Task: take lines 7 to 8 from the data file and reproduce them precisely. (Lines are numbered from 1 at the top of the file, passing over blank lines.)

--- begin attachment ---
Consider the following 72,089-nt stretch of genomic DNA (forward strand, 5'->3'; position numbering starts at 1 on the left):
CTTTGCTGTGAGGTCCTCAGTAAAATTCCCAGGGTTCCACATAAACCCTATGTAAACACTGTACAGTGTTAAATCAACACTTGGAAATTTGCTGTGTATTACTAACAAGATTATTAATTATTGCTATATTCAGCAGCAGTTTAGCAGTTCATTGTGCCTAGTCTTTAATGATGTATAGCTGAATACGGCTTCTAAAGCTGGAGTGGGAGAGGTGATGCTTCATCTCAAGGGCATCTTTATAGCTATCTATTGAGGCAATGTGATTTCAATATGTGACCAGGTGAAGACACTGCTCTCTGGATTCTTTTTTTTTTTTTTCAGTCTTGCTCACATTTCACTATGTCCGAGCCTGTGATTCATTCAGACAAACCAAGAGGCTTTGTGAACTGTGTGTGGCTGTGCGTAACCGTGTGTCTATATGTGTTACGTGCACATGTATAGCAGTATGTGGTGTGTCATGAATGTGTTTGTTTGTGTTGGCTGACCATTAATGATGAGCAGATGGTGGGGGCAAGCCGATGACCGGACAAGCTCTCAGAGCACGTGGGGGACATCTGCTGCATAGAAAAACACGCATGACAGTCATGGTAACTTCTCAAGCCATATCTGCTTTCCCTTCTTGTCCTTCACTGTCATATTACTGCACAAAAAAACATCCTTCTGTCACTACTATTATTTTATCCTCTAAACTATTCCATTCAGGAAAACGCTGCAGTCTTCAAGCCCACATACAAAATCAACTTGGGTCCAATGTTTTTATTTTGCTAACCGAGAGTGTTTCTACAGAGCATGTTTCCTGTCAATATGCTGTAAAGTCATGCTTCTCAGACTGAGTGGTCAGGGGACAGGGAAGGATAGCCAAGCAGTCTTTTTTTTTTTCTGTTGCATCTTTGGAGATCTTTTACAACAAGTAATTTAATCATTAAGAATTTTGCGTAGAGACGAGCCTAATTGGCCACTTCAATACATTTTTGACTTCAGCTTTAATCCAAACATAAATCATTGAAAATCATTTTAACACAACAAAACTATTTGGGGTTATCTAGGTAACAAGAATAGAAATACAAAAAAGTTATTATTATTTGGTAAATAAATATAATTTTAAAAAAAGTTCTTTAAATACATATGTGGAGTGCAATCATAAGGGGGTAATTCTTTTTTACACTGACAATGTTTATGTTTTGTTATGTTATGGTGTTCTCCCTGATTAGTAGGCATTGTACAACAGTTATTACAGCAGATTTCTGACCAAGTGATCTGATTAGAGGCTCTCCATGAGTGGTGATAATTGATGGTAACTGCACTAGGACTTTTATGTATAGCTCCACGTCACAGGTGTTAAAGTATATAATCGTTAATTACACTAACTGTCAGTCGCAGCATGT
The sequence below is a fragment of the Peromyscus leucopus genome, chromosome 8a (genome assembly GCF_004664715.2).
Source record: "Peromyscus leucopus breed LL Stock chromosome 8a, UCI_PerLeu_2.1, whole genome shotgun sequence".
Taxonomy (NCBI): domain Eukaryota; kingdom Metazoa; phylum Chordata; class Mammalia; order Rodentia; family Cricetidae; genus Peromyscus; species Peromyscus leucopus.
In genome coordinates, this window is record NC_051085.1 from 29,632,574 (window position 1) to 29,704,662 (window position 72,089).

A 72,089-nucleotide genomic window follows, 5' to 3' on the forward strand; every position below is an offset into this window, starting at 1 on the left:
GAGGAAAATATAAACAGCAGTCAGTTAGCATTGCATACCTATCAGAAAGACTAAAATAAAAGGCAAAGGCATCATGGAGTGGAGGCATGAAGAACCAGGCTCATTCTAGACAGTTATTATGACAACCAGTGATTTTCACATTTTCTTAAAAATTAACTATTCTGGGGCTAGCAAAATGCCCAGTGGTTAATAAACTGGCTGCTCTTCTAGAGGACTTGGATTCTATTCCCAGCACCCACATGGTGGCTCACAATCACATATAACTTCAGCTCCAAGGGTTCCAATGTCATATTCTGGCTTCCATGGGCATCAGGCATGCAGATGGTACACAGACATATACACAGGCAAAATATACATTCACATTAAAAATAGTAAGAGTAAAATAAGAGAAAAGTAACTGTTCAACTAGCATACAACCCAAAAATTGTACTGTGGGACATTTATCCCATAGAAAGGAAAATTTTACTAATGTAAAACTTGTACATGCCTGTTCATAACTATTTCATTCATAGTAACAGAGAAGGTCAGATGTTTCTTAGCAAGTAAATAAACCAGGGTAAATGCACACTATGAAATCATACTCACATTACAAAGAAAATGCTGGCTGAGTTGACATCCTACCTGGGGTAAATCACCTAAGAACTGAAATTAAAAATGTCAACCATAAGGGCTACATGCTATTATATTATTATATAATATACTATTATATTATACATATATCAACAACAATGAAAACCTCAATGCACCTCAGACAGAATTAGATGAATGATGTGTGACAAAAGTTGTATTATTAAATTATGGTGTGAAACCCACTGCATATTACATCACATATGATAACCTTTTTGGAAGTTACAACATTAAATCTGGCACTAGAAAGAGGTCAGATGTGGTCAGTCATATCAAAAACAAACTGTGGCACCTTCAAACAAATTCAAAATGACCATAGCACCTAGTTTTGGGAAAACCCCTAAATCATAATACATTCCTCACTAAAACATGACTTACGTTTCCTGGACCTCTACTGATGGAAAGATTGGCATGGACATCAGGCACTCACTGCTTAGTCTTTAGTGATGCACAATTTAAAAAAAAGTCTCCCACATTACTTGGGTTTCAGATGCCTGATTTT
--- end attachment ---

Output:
A 72,089-nucleotide genomic window follows, 5' to 3' on the forward strand; every position below is an offset into this window, starting at 1 on the left:
GAGGAAAATATAAACAGCAGTCAGTTAGCATTGCATACCTATCAGAAAGACTAAAATAAAAGGCAAAGGCATCATGGAGTGGAGGCATGAAGAACCAGGCTCATTCTAGACAGTTATTATGACAACCAGTGATTTTCACATTTTCTTAAAAATTAACTATTCTGGGGCTAGCAAAATGCCCAGTGGTTAATAAACTGGCTGCTCTTCTAGAGGACTTGGATTCTATTCCCAGCACCCACATGGTGGCTCACAATCACATATAACTTCAGCTCCAAGGGTTCCAATGTCATATTCTGGCTTCCATGGGCATCAGGCATGCAGATGGTACACAGACATATACACAGGCAAAATATACATTCACATTAAAAATAGTAAGAGTAAAATAAGAGAAAAGTAACTGTTCAACTAGCATACAACCCAAAAATTGTACTGTGGGACATTTATCCCATAGAAAGGAAAATTTTACTAATGTAAAACTTGTACATGCCTGTTCATAACTATTTCATTCATAGTAACAGAGAAGGTCAGATGTTTCTTAGCAAGTAAATAAACCAGGGTAAATGCACACTATGAAATCATACTCACATTACAAAGAAAATGCTGGCTGAGTTGACATCCTACCTGGGGTAAATCACCTAAGAACTGAAATTAAAAATGTCAACCATAAGGGCTACATGCTATTATATTATTATATAATATACTATTATATTATACATATATCAACAACAATGAAAACCTCAATGCACCTCAGACAGAATTAGATGAATGATGTGTGACAAAAGTTGTATTATTAAATTATGGTGTGAAACCCACTGCATATTACATCACATATGATAACCTTTTTGGAAGTTACAACATTAAATCTGGCACTAGAAAGAGGTCAGATGTGGTCAGTCATATCAAAAACAAACTGTGGCACCTTCAAACAAATTCAAAATGACCATAGCACCTAGTTTTGGGAAAACCCCTAAATCATAATACATTCCTCACTAAAACATGACTTACGTTTCCTGGACCTCTACTGATGGAAAGATTGGCATGGACATCAGGCACTCACTGCTTAGTCTTTAGTGATGCACAATTTAAAAAAAAGTCTCCCACATTACTTGGGTTTCAGATGCCTGATTTT